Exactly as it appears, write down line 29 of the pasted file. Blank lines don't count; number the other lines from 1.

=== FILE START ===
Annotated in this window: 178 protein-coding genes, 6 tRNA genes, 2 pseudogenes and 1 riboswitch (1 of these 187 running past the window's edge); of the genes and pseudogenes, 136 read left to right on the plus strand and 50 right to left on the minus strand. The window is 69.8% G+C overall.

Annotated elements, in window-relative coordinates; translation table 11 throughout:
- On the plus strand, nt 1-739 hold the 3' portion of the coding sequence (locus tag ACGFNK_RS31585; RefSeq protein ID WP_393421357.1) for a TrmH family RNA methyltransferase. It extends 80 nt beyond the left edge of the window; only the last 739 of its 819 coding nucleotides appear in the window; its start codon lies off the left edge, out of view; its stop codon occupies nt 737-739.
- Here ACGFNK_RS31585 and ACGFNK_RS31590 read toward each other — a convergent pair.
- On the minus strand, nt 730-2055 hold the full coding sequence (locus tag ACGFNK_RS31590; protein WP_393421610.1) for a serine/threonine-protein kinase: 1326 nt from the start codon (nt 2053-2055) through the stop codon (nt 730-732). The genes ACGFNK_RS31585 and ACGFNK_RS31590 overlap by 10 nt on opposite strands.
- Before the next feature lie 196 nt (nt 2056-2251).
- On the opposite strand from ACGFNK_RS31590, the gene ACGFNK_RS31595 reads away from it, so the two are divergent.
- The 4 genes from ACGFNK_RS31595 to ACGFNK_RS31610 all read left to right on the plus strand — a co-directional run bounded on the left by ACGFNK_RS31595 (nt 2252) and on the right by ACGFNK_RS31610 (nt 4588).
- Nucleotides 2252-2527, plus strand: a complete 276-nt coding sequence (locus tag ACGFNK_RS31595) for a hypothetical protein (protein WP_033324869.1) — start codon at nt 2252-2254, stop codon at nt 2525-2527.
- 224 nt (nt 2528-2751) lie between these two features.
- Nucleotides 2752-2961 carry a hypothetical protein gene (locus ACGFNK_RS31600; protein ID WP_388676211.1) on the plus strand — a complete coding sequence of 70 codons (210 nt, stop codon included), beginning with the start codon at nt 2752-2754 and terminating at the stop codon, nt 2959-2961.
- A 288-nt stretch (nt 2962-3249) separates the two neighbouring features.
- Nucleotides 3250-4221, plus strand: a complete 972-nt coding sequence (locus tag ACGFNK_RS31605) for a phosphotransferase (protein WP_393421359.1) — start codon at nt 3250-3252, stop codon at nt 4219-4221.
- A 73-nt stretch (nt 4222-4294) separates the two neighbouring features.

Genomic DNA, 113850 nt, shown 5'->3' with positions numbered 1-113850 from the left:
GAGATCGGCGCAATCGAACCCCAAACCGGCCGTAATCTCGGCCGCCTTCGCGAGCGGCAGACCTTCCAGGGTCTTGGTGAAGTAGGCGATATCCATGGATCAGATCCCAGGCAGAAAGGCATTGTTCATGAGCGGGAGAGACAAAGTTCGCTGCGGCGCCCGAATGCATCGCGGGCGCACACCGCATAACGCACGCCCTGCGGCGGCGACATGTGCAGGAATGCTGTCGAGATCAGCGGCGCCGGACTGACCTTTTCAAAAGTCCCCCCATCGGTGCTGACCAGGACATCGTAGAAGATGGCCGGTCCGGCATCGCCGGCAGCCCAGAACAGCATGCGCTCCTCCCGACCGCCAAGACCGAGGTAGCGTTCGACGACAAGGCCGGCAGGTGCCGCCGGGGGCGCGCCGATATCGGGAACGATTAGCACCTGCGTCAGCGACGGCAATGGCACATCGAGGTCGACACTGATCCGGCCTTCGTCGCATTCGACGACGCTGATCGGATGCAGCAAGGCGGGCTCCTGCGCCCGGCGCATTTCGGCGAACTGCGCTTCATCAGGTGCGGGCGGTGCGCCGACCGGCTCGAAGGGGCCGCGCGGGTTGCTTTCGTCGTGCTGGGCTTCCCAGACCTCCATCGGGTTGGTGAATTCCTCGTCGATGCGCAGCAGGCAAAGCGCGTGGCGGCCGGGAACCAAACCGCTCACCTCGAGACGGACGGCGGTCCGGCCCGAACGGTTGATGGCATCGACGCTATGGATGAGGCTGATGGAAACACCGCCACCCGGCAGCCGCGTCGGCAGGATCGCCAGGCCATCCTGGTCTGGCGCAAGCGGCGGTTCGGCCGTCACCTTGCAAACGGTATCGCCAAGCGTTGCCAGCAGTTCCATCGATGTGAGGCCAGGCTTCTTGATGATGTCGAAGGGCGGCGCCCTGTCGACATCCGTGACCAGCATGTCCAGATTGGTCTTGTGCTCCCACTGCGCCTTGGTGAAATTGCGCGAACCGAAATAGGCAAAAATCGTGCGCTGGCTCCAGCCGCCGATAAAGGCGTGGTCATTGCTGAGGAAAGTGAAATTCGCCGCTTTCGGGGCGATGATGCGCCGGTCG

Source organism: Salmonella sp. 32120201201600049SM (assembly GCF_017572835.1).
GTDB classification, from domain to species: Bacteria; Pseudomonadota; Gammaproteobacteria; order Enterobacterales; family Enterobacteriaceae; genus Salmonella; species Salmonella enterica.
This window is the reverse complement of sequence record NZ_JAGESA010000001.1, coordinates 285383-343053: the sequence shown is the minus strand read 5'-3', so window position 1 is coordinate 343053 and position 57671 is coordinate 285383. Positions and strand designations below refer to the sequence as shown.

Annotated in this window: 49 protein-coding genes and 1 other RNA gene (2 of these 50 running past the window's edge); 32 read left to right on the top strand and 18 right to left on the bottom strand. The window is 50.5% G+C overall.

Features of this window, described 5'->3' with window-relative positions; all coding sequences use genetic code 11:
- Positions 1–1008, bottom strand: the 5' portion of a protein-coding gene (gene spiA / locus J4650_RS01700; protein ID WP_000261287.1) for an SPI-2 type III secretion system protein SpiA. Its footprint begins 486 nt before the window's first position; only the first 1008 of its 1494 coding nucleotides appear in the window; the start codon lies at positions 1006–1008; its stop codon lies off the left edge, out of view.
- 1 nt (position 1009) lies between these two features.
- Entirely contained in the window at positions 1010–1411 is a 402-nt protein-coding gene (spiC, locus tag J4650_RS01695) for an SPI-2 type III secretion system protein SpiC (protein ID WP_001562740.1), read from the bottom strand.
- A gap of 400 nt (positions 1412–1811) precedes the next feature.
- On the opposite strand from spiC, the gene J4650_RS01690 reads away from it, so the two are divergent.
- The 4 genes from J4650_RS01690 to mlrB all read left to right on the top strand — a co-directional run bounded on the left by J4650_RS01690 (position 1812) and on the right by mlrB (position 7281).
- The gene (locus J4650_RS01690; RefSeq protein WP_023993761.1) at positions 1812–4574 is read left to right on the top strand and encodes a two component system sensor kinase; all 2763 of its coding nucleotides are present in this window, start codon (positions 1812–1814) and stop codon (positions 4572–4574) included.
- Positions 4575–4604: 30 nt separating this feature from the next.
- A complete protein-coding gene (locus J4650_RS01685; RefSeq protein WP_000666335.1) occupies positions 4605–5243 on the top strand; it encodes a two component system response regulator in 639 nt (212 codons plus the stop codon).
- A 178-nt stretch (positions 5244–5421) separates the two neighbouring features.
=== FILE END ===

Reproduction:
- Positions 4575–4604: 30 nt separating this feature from the next.